Four Times When Exene Cervenka Sang Outside of X
Today's the day that X marks the big 6-0 for the exceptional woman who's helped keep John Doe honest within the ranks of one of the most venerable bands to emerge from the Los Angeles punk movement.
In celebration of Exene Cervenka's 60th birthday, we're of course going to offer up a playlist featuring the best of X, but in addition we decided we'd also throw a little bit of trivia your way by delivering a list of four occasions when Ms. Cervenka popped up on other people's songs.
The Plugz, “Mindless Contentment” - If you're an aficionado of the L.A. punk scene of the late '70s and early '80s, then you're likely already well aware of these guys, who are often described as the first D.I.Y. punk band in L.A. because they started their own label, Plugz Records. Anyway, being as they were playing out at around the same time as X, it's not hard to work out how Exene managed to contribute guest vocals to this track from their 1978 debut single.
Old 97's, “Four Leaf Clover” - Even if you're not an Old 97's fan, you still might've heard this song, as it turned up on an episode of Veronica Mars once upon a time. The band's lead singer, Rhett Miller, had been looking for a song to do as a debut with Exene, with whom he was friends, but she deemed his initial pitch “too pretty.” That song ended up being called “Fireflies,” but she liked “Four Leaf Clover” better, thankfully, although did she did change one of its lyrics from “nothing to impress you” to “nothing to attract you.” Miller approved of the switch-up, however, deeming her alternate word choice “much sexier.”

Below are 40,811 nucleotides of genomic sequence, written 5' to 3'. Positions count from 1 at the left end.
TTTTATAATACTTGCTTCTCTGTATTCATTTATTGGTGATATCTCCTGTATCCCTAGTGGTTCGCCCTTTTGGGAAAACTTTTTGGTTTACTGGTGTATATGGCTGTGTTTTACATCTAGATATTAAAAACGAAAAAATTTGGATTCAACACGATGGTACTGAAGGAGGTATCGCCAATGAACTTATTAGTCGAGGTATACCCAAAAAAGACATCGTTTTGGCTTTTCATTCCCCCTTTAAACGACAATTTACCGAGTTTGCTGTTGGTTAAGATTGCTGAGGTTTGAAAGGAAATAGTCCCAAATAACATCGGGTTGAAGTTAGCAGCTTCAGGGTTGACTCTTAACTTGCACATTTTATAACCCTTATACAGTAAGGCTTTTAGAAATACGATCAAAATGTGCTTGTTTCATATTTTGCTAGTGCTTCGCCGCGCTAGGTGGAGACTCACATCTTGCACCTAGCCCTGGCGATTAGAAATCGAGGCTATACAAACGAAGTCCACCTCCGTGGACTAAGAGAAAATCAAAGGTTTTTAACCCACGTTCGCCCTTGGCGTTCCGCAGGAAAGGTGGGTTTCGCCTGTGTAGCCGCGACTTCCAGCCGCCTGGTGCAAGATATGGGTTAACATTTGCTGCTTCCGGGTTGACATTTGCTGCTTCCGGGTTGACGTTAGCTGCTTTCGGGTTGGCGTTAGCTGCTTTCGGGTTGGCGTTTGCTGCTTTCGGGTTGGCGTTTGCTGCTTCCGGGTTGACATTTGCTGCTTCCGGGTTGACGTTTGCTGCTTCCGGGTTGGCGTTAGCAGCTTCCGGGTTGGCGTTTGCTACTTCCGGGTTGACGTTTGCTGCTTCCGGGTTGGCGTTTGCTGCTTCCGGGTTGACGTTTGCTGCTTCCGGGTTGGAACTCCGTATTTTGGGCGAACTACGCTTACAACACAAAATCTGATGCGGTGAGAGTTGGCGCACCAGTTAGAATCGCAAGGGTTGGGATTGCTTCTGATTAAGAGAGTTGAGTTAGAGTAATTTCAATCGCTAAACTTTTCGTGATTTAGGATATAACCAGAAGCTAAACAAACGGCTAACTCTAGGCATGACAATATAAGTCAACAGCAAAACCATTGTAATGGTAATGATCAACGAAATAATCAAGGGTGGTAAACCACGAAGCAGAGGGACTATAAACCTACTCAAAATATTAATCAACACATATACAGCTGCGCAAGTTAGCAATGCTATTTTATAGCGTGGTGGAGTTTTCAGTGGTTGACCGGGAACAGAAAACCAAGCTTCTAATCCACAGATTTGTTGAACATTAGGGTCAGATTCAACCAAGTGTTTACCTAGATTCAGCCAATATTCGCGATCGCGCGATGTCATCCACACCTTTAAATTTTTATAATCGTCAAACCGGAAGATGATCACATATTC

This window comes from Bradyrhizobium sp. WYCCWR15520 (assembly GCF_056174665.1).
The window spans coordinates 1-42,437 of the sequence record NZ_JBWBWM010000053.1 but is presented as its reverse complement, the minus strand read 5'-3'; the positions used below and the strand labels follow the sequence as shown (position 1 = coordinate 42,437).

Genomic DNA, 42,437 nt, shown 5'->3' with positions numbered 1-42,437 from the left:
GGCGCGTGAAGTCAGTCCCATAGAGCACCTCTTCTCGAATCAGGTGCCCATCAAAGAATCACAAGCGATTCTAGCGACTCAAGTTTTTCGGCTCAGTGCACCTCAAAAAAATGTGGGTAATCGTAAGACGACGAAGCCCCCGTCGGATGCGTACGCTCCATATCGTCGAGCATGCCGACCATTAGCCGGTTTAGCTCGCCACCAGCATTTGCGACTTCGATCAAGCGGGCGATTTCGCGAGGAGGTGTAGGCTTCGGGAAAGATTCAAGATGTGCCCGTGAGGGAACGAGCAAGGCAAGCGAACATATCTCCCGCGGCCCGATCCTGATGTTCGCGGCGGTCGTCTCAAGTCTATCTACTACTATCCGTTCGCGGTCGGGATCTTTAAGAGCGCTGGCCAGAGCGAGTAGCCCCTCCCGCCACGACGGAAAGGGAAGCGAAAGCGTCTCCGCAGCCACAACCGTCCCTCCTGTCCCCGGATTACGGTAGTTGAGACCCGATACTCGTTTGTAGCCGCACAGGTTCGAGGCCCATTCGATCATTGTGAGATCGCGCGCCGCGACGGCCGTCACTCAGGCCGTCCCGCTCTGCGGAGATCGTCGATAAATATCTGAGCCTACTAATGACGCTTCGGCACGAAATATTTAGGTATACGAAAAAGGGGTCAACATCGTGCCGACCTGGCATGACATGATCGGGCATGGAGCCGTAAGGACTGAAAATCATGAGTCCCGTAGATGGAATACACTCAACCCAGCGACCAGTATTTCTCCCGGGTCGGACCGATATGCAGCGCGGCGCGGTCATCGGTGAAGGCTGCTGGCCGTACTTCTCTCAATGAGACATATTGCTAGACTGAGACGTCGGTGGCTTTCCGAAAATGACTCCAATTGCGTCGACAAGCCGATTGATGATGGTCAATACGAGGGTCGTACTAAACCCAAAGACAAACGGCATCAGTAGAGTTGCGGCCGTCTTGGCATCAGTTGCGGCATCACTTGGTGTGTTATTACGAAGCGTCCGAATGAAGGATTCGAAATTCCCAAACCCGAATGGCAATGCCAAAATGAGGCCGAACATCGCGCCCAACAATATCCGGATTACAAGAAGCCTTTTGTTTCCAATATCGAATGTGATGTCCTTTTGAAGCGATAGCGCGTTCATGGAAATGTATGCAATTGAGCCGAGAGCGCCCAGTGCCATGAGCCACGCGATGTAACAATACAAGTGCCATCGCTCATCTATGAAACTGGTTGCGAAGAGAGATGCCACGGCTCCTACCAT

Dex Romweber Duo, “Lonesome Train” - Back in the glory days of the Athens, Georgia music scene - by which we mean the '80s, when bands like The B-52's, R.E.M., and Dreams so Real were emerging - Dexter Romweber was best known as one of the guys from Flat Duo Jets. Of late, however, he and his sister Sara, formerly of Let's Active, have been working under the moniker Dex Romweber Duo, and this track from their debut album finds his vocals blending perfectly with Exene's growl.
The Blasters, 'Jackson” - We started this with a classic L.A. band and we're wrapping it up with another one. The Blasters were a really big deal in the early '80s, but the departure of Dave Alvin from their ranks effectively ended the band for almost two decades. They got back together in 2004, however, and while The Blasters remain a Dave-free zone, they're still doing good work, including this classic Johnny Cash cover. If there's anyone who could possibly have done June Carter Cash's lines justice, it's Exene.